Show Me That You Hear Me

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Reading time: 1 min.

Here’s a great way to drain away the drama that distracts and upsets us at work and in life: demonstrate that we understand their perspective. “This is what I heard you say. Did I get that right?” Then ask that they hear ours.

Here’s a great way to prolong the drama: try to outwit, out speak, or out maneuver them.

We all want to be heard. And when we are heard, good things happen.

 

In your corner,

Mike

 

Today’s photo courtesy of Didgeman.

The Value of Value

Posted on Leave a commentPosted in Hiring, Leading, Money, We=All Who Matter
Reading time: 1 min.

Hire this person who has the experience or wait to find someone who fits our culture? Discount out of fear that this client will leave or hold out for clients who appreciate and pay for our value?

If we make decisions for expediency and against our values, we give away the value of our values.

Right?

 

In your corner,

Mike

 

Today’s photo credit: BullionVault Bullion bar in sea of coin via photopin (license)

Where the Really Good Solutions Are Hiding

Posted on Leave a commentPosted in We=All Who Matter
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Most of the conflicts we see in the news and in our businesses are silly and wasteful.  Stuck in our positions, we snipe, grouse, and power-struggle. No solutions (especially those belonging to others) are good enough. We can easily lose faith in our ability to make progress.

This and all conflict melts away when we stop pushing for what what we want and start talking about why we want it. At this level, we tap our shared values and humanity; we open doors to trust. Then the really good solutions–ones invisible while we were stuck in our positions–finally appear.

 

In your corner,

Mike

PS: I write this because I value effectiveness and think we are better off working together. What about you?

 

Today’s photo credit: MTSOfan You Cannot See Me via photopin (license)

Give Consequences or Explore Them

Posted on Leave a commentPosted in Leading, Sales and Influence
Reading time: 1 min.

We can give consequences so that people don’t screw up. “If you don’t complete this by Friday, we might as well kiss the Fortuna deal goodbye!” Or, “We really need to cut this check now or it’ll delay the project.” Threats like this can work in the short term. But they will damage trust and discourage future cooperation.

Or we can explore consequences together. “We know what Fortuna has asked for. How much can we deliver by Friday? What happens if we don’t? What else can we do?” It may take longer but we’ll build trust, encourage future cooperation, and probably arrive at better solutions.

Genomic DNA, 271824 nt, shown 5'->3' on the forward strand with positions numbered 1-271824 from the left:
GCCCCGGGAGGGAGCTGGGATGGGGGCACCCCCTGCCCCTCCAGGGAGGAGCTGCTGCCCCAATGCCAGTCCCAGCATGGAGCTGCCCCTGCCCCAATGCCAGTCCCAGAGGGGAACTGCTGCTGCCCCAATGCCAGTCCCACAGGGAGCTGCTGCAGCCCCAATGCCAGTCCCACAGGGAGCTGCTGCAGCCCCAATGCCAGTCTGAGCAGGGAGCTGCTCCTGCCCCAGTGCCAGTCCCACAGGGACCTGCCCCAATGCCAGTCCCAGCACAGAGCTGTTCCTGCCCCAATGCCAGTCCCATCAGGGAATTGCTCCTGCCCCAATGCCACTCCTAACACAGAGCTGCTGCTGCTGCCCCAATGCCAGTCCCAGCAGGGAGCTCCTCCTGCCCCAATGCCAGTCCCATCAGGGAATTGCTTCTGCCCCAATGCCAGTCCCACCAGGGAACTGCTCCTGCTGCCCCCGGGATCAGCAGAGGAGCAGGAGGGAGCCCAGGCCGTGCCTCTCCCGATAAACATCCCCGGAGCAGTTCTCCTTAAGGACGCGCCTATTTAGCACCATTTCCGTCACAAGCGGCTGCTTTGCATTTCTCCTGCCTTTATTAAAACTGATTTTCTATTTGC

In your corner,

Mike

 

Today’s photo credit: nik.golding Looking at me via photopin (license)

At Each Others’ Throats

Posted on Leave a commentPosted in We=All Who Matter
Reading time: 2 min.

For the most part, we can all agree about the symptoms of a problem (say, the volume of traffic at rush hour or a spike in complaints from our clients). With some coaxing, we can all agree about the pain the problem causes. But it’s too easy to be (actively or passively) at each others’ throats when we discuss why the problem exists or what to do about it.

What’s going on?

At least three personal drivers cause us to fight over the why and what to do. These are

The need to be right. Ever since elementary school we’ve learned that there’s prestige and pride in being the one with the right answer. So we fight to be the one with the right answer and resist attempts to modify our positions.

The need to belong. We all want to fit and will lead or join a side just for the sake of affiliation. We see this (way too often) in public politics. People will vote for candidates who are bad for their greater interests simply because, “that’s what people like me do.”

The need to win. Our answers to “Why?” and “What to do about it?” can reflect our bias toward, emotional attachment to, or personal benefit from taking a particular course. We perceive that we will be stronger, better accepted, safer, or less criticized if we get our way. It’s mostly not logical; we first have our (often hidden) positions then come up with reasons to justify them.

We know that we can never really sway or be swayed when these drivers are in force.

But, good leader, we can get past them by changing the game. Instead of battling we ask, “How do you see the situation and what would a win look like for you?” We then say how we see it and what a win looks like for us. Both sides listen and confirm understanding. From this point of collaboration, better and more collaborative answers will pretty much automatically start to appear.

 

In your corner,

Mike

 

Today’s photo credit: Peretz Partensky cc

Getting People to Listen

Posted on Leave a commentPosted in Leading, Sales and Influence, We=All Who Matter
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“Here’s what you need to do…”

People will resist our ideas and never change (or they might maliciously comply) when we start with us, our positions, and our reasons. People will listen to our ideas and (potentially) change their minds when we start with them.

Starting with them includes respecting them, their ideas, and their absolute authority over whether they change or not. We can then build a bridge from their opening mindset to an exploration of their desired outcomes and to the obstacles that block those desires. We finish with exploring ways for them to win those desired outcomes and for us to win ours.